Lawrence Berkeley National Laboratory
- Author(s): Alemayehu, Abraham B
- Teat, Simon J
- Borisov, Sergey M
- Ghosh, Abhik
- et al.
Published Web Locationhttps://doi.org/10.1021/acs.inorgchem.0c00477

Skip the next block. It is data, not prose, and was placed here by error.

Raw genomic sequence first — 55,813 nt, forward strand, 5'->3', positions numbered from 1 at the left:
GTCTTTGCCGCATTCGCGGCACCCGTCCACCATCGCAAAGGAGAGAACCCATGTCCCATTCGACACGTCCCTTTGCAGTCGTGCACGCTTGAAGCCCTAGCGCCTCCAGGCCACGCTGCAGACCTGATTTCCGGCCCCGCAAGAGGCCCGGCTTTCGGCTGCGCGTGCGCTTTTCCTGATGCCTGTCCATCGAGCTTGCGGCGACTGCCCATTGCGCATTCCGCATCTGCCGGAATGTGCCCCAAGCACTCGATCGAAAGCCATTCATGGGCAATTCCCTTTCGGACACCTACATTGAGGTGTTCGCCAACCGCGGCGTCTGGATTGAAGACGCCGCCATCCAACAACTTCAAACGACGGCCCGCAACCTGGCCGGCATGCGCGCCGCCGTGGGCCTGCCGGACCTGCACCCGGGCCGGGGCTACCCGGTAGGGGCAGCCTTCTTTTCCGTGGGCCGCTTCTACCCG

Metallocorroles involving 5d transition metals are currently of interest as near-IR phosphors and as photosensitizers for oxygen sensing and photodynamic therapy. Their syntheses, however, are often bedeviled by capricious and low-yielding protocols. Against this backdrop, we describe rhenium-imido corroles, a new class of 5d metallocorroles, synthesized simply and in respectable (∼30%) yields via the interaction of a free-base corrole, Re2(CO)10, K2CO3, and aniline in 1,2,4-trichlorobenzene at ∼190 °C in a sealed vial under strict anaerobic conditions. The generality of the method was shown by the synthesis of six derivatives, including those derived from meso-tris(pentafluorophenyl)corrole, H3[TPFPC], and five different meso-tris(p-X-phenyl)corroles, H3[TpXPC], where X = CF3, F, H, CH3, OCH3. Single-crystal X-ray structures obtained for two of the complexes, Re[TpFPC](NPh) and Re[TpCF3PC](NPh), revealed relatively unstrained equatorial Re-N distances of ∼2.00 Å, a ∼ 0.7-Å displacement of the Re from the mean plane of the corrole nitrogens, and an Re-Nimido distance of ∼1.72 Å. Details of the corrole skeletal bond distances, diamagnetic 1H NMR spectra, relatively substituent-independent Soret maxima, and electrochemical HOMO-LUMO gaps of ∼2.2 V all indicated an innocent corrole macrocycle. Surprisingly, unlike several other classes of 5d metallocorroles, the Re-imido complexes proved nonemissive in solution at room temperature and also failed to sensitize singlet oxygen formation, indicating rapid radiationless deactivation of the triplet state, presumably via the rapidly rotating axial phenyl group. By analogy with other metal-oxo and -imido corroles, we remain hopeful that the Re-imido group will prove amenable to further elaboration and thereby contribute to the development of a somewhat challenging area of coordination chemistry.